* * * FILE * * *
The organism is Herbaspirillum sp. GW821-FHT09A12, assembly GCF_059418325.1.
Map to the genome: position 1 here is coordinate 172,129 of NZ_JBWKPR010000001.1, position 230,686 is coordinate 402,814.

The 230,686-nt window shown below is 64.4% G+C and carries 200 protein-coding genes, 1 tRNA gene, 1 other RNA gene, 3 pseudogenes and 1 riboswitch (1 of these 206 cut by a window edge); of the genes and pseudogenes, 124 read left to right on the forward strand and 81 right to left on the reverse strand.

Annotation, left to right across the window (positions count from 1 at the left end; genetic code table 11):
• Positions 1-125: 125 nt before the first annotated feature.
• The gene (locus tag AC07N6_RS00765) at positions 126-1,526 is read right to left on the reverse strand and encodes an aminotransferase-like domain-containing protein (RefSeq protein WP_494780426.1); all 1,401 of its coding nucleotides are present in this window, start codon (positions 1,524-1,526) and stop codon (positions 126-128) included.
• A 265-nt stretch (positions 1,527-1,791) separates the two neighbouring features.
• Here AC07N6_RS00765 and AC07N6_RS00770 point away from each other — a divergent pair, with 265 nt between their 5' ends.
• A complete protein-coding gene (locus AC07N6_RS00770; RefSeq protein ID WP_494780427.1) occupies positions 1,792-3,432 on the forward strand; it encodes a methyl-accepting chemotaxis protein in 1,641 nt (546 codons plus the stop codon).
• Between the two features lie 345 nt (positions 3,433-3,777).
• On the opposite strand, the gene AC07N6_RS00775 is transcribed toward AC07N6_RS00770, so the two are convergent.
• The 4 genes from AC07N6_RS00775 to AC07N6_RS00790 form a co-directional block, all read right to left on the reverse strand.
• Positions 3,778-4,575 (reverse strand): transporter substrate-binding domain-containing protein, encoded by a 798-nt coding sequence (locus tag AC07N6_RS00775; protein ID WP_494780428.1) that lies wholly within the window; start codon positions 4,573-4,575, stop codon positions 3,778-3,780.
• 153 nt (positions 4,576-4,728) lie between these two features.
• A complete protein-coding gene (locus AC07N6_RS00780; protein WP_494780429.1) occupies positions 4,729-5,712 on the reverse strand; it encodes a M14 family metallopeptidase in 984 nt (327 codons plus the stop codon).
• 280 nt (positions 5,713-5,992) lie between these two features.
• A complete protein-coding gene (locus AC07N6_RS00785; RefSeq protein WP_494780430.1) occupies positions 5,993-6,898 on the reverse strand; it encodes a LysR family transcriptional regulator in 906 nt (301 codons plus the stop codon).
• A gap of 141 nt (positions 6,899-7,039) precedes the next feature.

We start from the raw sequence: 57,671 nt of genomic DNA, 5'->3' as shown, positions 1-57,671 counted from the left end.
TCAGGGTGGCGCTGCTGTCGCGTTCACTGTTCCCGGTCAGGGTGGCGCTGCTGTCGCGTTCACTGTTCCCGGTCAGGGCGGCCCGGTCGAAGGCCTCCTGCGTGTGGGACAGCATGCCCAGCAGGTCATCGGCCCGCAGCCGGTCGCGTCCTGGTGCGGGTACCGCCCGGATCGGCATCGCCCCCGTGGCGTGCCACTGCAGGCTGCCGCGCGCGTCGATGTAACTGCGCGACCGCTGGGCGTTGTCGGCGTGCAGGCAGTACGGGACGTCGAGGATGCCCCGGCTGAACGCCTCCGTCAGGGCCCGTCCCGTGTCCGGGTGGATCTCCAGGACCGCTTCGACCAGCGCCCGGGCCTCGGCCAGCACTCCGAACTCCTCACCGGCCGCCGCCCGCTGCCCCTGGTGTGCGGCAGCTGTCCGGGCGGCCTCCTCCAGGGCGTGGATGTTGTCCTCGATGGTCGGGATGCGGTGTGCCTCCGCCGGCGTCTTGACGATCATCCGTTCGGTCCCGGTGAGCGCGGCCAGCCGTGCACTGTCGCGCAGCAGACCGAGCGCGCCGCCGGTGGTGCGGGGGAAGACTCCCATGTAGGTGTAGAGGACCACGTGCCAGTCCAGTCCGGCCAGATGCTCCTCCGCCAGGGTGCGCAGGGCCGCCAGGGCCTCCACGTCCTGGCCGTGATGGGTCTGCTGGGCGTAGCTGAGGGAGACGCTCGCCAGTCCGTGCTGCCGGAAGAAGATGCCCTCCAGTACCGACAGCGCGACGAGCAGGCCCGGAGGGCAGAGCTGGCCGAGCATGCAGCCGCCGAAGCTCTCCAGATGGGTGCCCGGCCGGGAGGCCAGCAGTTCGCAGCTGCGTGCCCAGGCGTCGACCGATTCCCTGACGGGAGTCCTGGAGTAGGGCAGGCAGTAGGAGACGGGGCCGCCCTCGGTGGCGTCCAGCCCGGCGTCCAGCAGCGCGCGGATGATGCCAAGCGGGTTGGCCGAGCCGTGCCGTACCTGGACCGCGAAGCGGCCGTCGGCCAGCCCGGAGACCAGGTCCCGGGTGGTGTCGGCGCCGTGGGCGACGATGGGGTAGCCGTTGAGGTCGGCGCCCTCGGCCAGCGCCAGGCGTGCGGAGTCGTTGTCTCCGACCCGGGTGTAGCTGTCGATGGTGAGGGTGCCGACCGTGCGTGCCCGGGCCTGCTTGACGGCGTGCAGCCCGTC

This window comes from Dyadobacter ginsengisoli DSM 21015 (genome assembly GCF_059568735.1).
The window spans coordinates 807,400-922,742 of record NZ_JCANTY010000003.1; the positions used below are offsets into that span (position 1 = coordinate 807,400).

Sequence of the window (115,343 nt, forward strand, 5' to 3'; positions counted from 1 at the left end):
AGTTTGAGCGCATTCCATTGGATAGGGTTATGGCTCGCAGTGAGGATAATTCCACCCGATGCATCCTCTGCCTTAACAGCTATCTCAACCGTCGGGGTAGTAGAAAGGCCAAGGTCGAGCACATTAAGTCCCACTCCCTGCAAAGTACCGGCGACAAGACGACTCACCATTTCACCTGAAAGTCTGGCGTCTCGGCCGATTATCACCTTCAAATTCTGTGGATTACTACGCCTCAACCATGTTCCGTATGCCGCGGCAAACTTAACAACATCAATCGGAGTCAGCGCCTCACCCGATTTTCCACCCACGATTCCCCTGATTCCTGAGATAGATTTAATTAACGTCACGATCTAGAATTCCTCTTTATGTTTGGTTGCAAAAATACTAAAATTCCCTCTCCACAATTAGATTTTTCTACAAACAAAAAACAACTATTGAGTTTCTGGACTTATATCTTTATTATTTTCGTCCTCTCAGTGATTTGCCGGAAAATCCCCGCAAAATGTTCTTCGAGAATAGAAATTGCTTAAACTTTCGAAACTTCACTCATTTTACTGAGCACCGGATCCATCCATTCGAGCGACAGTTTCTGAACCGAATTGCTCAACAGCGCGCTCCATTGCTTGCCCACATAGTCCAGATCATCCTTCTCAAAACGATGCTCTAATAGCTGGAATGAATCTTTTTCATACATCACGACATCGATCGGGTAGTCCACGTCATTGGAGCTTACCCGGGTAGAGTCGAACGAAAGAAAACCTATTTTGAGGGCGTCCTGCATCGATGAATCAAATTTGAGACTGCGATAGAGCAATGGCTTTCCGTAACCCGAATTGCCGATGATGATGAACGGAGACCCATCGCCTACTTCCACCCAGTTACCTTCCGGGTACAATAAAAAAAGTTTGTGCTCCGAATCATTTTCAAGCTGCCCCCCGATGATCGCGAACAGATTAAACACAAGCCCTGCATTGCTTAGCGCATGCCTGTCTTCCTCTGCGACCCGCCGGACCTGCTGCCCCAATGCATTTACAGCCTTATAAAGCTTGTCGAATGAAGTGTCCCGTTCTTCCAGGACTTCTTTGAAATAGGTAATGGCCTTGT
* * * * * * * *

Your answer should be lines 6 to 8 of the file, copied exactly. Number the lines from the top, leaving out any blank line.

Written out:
• The gene (locus tag AC07N6_RS00765) at positions 126-1,526 is read right to left on the reverse strand and encodes an aminotransferase-like domain-containing protein (RefSeq protein WP_494780426.1); all 1,401 of its coding nucleotides are present in this window, start codon (positions 1,524-1,526) and stop codon (positions 126-128) included.
• A 265-nt stretch (positions 1,527-1,791) separates the two neighbouring features.
• Here AC07N6_RS00765 and AC07N6_RS00770 point away from each other — a divergent pair, with 265 nt between their 5' ends.